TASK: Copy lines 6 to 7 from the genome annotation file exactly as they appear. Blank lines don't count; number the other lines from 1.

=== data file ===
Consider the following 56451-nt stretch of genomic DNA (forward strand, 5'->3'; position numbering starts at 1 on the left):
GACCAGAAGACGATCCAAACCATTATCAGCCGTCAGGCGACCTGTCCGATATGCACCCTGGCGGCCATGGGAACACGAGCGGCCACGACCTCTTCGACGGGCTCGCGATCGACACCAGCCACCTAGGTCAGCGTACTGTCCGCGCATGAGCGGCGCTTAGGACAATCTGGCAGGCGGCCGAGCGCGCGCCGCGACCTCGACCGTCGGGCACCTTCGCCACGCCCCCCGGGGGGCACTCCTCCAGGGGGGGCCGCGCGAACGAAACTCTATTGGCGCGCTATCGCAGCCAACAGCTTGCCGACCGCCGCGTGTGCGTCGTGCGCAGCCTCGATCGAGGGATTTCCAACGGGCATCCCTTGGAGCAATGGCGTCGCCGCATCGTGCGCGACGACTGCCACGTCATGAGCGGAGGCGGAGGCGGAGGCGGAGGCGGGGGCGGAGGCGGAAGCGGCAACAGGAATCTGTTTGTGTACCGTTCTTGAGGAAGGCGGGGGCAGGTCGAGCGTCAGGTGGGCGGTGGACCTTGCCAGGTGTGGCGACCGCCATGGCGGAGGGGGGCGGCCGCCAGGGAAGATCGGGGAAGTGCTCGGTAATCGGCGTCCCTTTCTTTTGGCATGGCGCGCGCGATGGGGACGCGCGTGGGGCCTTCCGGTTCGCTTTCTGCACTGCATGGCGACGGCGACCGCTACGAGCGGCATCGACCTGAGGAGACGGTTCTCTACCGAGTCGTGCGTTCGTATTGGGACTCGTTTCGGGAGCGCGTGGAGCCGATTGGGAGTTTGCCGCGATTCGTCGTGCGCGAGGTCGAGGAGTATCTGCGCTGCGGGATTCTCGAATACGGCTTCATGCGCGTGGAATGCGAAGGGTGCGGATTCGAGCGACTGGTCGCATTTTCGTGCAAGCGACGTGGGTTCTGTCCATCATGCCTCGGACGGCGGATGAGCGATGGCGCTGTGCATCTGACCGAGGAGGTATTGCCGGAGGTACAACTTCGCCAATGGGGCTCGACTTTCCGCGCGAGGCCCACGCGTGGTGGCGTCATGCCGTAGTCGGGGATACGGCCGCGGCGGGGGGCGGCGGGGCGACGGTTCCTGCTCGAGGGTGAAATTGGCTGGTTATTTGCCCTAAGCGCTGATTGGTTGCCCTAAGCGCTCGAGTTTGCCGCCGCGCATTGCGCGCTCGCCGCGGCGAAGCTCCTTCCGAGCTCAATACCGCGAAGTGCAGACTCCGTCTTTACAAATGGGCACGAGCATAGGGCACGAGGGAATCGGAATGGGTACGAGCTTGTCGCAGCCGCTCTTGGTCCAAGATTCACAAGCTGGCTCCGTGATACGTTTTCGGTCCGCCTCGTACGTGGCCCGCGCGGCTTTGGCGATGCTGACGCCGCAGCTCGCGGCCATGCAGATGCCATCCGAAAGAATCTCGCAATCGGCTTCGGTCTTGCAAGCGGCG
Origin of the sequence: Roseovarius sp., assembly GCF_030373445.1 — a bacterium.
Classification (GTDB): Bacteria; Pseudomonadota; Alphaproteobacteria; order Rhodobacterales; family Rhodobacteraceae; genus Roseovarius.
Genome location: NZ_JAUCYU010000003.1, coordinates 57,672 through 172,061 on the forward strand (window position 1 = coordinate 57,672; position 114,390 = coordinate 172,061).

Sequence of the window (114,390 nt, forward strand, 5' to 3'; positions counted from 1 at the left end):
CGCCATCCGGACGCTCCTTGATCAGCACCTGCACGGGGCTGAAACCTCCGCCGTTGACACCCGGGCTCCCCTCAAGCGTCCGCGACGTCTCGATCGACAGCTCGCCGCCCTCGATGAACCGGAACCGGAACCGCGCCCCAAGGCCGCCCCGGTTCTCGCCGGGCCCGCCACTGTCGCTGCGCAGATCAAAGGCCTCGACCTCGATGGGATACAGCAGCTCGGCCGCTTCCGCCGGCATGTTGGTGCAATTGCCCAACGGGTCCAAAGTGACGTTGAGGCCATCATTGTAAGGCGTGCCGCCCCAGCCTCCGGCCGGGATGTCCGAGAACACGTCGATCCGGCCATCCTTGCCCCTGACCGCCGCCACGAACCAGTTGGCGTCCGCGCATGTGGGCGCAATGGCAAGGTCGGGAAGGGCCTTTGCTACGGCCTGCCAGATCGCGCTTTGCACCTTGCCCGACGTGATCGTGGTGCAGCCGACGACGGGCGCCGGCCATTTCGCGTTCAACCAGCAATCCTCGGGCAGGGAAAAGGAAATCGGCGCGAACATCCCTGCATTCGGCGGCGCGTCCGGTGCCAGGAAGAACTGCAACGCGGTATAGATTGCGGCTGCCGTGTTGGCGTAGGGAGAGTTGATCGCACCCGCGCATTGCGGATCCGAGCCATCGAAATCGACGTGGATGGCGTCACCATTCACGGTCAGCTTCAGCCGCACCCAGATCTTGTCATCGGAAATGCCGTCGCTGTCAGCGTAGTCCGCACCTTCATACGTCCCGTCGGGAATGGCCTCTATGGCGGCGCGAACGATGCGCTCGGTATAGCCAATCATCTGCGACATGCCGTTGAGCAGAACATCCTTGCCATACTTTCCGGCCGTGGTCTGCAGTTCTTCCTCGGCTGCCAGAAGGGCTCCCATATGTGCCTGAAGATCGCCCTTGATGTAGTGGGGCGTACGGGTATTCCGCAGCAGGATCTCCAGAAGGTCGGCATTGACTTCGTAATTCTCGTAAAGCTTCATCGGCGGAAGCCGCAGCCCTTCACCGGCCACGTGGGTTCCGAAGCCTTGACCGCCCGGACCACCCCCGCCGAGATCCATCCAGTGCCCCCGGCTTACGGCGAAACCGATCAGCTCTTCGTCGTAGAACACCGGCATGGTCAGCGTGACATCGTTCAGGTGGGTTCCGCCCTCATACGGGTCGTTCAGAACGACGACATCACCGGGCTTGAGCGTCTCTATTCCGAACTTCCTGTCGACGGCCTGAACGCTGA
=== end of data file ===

Sequence of the window (114,390 nt, forward strand, 5' to 3'; positions counted from 1 at the left end):
CGCCATCCGGACGCTCCTTGATCAGCACCTGCACGGGGCTGAAACCTCCGCCGTTGACACCCGGGCTCCCCTCAAGCGTCCGCGACGTCTCGATCGACAGCTCGCCGCCCTCGATGAACCGGAACCGGAACCGCGCCCCAAGGCCGCCCCGGTTCTCGCCGGGCCCGCCACTGTCGCTGCGCAGATCAAAGGCCTCGACCTCGATGGGATACAGCAGCTCGGCCGCTTCCGCCGGCATGTTGGTGCAATTGCCCAACGGGTCCAAAGTGACGTTGAGGCCATCATTGTAAGGCGTGCCGCCCCAGCCTCCGGCCGGGATGTCCGAGAACACGTCGATCCGGCCATCCTTGCCCCTGACCGCCGCCACGAACCAGTTGGCGTCCGCGCATGTGGGCGCAATGGCAAGGTCGGGAAGGGCCTTTGCTACGGCCTGCCAGATCGCGCTTTGCACCTTGCCCGACGTGATCGTGGTGCAGCCGACGACGGGCGCCGGCCATTTCGCGTTCAACCAGCAATCCTCGGGCAGGGAAAAGGAAATCGGCGCGAACATCCCTGCATTCGGCGGCGCGTCCGGTGCCAGGAAGAACTGCAACGCGGTATAGATTGCGGCTGCCGTGTTGGCGTAGGGAGAGTTGATCGCACCCGCGCATTGCGGATCCGAGCCATCGAAATCGACGTGGATGGCGTCACCATTCACGGTCAGCTTCAGCCGCACCCAGATCTTGTCATCGGAAATGCCGTCGCTGTCAGCGTAGTCCGCACCTTCATACGTCCCGTCGGGAATGGCCTCTATGGCGGCGCGAACGATGCGCTCGGTATAGCCAATCATCTGCGACATGCCGTTGAGCAGAACATCCTTGCCATACTTTCCGGCCGTGGTCTGCAGTTCTTCCTCGGCTGCCAGAAGGGCTCCCATATGTGCCTGAAGATCGCCCTTGATGTAGTGGGGCGTACGGGTATTCCGCAGCAGGATCTCCAGAAGGTCGGCATTGACTTCGTAATTCTCGTAAAGCTTCATCGGCGGAAGCCGCAGCCCTTCACCGGCCACGTGGGTTCCGAAGCCTTGACCGCCCGGACCACCCCCGCCGAGATCCATCCAGTGCCCCCGGCTTACGGCGAAACCGATCAGCTCTTCGTCGTAGAACACCGGCATGGTCAGCGTGACATCGTTCAGGTGGGTTCCGCCCTCATACGGGTCGTTCAGAACGACGACATCACCGGGCTTGAGCGTCTCTATTCCGAACTTCCTGTCGACGGCCTGAACGCTGA